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João Freitas
João Freitas

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Continuous Deployment for Flutter Web with Travis CI and Github Pages

Some brief notes about this guide

Flutter Web, also known as the the Hummingbird project, was recently released on the beta channel of Flutter for developers to test and try the build of Flutter applications as web applications. This guide aims to help developers agilize their deployment processes in a free and reliable solution, as well as to spread the word and love of Flutter Web.

I hope this guide helps you out :)


  • Github account and a repository to host the built web application files
  • Travis CI account
  • Flutter SDK (beta channel)



Before setting up the pipeline on Travis and creating the Flutter Web application, it is necessary to decide which branching model is to be adopted as this decision influences the pipeline design. As this example serves as a guide on how to integrate Flutter Web and Travis CI, a single branch model (Trunk Based Development) will be used.

Flutter Web

Once the workflow is decided, we need to setup Flutter in order to be able to run and "compile" for the web. As the time that this guide is being written (2020/01/30), Flutter Web is still in its early stages and it is necessary to use the SDK provided in the beta channel. If your Flutter version is still not pointing to the beta channel, you can switch to it by running the following commands:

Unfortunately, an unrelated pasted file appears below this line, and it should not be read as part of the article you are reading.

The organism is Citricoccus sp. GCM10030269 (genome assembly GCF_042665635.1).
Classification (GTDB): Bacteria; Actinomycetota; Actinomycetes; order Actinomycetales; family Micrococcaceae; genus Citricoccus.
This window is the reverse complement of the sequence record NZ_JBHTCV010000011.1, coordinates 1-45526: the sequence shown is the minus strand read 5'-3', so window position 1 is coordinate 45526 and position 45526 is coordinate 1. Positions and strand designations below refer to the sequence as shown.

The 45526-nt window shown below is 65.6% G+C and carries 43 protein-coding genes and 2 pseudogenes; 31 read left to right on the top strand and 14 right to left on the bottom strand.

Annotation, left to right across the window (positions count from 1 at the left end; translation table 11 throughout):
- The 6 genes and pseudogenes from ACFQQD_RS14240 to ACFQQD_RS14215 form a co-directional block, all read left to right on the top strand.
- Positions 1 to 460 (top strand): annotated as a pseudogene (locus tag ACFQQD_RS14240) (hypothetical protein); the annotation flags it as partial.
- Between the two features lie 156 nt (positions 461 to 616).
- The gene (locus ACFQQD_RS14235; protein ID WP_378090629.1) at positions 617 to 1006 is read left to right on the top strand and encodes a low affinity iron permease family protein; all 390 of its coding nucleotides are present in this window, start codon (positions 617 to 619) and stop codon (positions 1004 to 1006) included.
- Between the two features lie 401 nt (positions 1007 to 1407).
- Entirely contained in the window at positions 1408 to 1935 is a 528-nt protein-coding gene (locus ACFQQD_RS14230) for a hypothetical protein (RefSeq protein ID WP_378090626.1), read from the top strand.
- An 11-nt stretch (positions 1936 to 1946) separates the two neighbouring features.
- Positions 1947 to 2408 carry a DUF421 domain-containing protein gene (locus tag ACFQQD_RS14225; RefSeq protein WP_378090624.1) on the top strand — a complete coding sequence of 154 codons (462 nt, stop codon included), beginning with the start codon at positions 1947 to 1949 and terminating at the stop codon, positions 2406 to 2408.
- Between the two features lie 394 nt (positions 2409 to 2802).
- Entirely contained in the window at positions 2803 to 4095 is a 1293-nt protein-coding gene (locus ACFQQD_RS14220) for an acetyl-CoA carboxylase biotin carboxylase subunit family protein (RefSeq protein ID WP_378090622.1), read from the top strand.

flutter channel beta
flutter upgrade
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Once on the beta channel you need to enable support for Flutter web. To do such run the following command:

flutter config --enable-web

If everything went well flutter doctor should now also print the following message:

[✓] Chrome - develop for the web

We can now initialize our application. Just like any other Flutter project you perform such with the following command:

flutter create <name_of_my_app>

Once created, you can now run it on a Chrome browser (As the time this guide is being written, Flutter Web debug is only available on Chrome), with the typical flutter run command (add -d chrome if other devices such as simulators are detected by Flutter Doctor)

Thats it! You are done with the Flutter Web setup.

Travis CI

For Travis to detect changes in your repository, you need to first register it in the dashboard. Head over to if your repository is public, or if it is private.

In Travis you implement the pipeline under the YAML schema, defined on a file named .travis.yml. For a clean setup create this file on the root of your repository.

Pipeline Machine Configuration

The first lines of .travis.yml normally identify the configuration of the machine to be used to run the pipeline. As Flutter uses dart2js, a tool to transpile Dart code in Javascript code, there is no constraint related to the operating system environment in order to build the application so you can choose whathever operating system that you desire to build for the web. In this example it is used the Ubuntu Bionic (18.04) distribution: